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ReSPECT

ReSPECT (Recommended Summary Plan for Emergency Care and Treatment) is a process to plan a person’s clinical care in the event of a future emergency in which they are unable to make or express choices.

ReSPECT can be for anyone who wants to record their care and treatment preferences, but particularly those who have complex health needs, are likely to be nearing the end of life, or at risk of sudden deterioration or cardiac arrest. Find out more about the ReSPECT process.

We are implementing the ReSPECT process across the West of England to encourage people to have conversations about advance care planning.

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What are we doing in the West of England?

The aim of the project is to understand whether the ReSPECT process offers confidence and an effective framework for encouraging and empowering staff to have these important conversations with their patients. As a result, we aim to explore and identify barriers to supporting patient’s wishes as documented on a ReSPECT form from an organisational, system and cultural perspective.

ReSPECT has been developed by the UK Resuscitation Council. It is currently being implemented in various locations across the country.

Too few of our most frail and complex patients have advance care plans that describe what should happen in an emergency. This means that clinicians and carers have to make decisions about a person’s best interests and preferences and some very frail patients are resuscitated when they would not wish to be.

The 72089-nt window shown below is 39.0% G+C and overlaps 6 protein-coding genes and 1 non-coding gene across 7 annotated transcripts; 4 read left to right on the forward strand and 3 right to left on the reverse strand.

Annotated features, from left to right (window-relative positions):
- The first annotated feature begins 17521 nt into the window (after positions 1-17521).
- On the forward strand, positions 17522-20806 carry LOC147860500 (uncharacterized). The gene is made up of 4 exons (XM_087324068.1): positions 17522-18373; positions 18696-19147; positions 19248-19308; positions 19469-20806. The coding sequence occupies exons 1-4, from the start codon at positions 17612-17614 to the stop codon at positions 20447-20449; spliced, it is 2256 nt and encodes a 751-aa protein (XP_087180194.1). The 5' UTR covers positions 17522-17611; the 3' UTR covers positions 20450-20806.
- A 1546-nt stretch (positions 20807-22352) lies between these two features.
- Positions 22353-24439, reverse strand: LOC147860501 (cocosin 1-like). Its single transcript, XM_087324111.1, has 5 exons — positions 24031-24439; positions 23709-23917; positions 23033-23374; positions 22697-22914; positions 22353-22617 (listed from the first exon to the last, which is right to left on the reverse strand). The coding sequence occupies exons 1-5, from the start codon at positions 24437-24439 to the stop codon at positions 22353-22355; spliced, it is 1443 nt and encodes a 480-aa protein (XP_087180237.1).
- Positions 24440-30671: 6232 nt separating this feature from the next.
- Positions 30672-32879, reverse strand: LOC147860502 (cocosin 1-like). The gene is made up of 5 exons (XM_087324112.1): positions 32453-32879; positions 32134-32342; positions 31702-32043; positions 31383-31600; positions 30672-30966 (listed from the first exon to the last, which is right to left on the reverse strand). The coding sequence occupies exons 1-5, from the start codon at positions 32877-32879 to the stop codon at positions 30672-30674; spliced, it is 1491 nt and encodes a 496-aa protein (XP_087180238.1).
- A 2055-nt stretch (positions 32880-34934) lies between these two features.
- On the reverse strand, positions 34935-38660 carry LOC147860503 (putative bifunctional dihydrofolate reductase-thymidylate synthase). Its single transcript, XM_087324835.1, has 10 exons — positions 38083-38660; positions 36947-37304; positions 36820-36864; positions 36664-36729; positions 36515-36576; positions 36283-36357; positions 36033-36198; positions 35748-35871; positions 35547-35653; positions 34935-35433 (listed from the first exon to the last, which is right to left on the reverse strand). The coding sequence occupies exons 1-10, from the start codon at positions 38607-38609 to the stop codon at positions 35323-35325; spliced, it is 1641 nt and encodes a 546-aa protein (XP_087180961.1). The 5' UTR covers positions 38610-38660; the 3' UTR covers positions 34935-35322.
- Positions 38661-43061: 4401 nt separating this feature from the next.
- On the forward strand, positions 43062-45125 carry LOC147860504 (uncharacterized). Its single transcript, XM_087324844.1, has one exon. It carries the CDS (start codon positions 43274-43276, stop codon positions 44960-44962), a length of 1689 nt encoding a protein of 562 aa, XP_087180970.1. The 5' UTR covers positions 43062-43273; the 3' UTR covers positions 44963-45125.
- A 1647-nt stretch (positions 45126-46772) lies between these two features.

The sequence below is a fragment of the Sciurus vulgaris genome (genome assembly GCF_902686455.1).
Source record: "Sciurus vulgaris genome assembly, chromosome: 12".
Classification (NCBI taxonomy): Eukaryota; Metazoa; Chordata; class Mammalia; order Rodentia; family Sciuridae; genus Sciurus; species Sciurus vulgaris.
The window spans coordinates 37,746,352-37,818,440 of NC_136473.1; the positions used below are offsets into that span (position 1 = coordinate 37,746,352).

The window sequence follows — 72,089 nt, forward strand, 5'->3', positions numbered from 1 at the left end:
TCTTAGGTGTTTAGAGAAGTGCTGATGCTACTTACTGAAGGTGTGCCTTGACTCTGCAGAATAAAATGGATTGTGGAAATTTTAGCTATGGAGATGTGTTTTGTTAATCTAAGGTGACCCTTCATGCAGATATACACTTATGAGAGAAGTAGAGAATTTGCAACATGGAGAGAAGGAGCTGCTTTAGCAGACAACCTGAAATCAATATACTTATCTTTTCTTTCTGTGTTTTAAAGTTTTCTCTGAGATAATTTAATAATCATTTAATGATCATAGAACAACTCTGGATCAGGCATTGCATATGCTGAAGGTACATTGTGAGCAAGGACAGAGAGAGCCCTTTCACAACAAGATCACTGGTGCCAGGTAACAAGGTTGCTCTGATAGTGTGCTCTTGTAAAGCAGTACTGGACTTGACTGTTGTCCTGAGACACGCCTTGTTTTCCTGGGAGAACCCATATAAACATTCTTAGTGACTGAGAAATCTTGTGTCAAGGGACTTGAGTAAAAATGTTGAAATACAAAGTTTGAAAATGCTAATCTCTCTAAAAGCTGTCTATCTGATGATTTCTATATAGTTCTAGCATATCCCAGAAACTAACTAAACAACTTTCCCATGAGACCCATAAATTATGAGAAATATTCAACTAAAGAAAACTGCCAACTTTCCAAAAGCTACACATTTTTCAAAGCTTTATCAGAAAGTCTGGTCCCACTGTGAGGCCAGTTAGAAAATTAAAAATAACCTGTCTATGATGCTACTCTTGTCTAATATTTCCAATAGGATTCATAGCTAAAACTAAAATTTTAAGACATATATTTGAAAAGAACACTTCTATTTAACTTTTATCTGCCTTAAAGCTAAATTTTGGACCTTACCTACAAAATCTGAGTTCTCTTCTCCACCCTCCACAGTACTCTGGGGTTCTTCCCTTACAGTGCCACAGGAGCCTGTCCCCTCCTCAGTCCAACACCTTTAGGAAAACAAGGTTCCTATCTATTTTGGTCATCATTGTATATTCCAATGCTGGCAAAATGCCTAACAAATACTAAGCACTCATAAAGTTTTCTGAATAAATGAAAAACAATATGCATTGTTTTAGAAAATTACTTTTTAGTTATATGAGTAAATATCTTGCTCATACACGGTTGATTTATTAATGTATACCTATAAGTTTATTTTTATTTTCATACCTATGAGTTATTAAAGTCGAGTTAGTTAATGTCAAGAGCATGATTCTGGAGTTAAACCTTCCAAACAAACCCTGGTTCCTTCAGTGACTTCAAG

Many people are also taken to hospital in an emergency when they would have preferred to stay at home. They often recover much more slowly in hospital than they would have in more familiar surroundings.

Ensuring there are high-quality advance care plans, accessible to the clinicians who need them, enables better care for patients, peace of mind for their carers and greater satisfaction for staff who can be confident they are following their patients’ wishes.

The rollout of ReSPECT in the West of England is one part of a national Patient Safety Collaborative strategy to improve the care of patients at risk of deterioration by improving the reliability in the three main domains within deterioration underpinned by excellent communication between professionals and with patients.

  • Recognition: The expedient recognition of deterioration through reliable monitoring, identification and assessment of all patients’ conditions in all environments.
  • Response: the reliable activation, timely response and communication of deterioration.
  • Escalation: the reliable escalation and de-escalation of clinical interventions and review by senior clinicians, to include advance care planning to reduce inappropriate care.

The process is that trained staff guide selected patients through an extended conversation, often taking place over a number of contacts to allow families and carers to be involved. The process results in a completed ReSPECT form that details the person’s wishes for their care, along with appropriate clinical recommendations.

It will also record a Do Not Attempt Cardiopulmonary Resuscitation (DNACPR) decision if one has been made. However, ReSPECT is about much wider care preferences and treatment ceilings and is equally applicable to patients for whom resuscitation is appropriate.

If you’d like to get involved in this work, email us at ps@weahsn.net

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What is ReSPECT?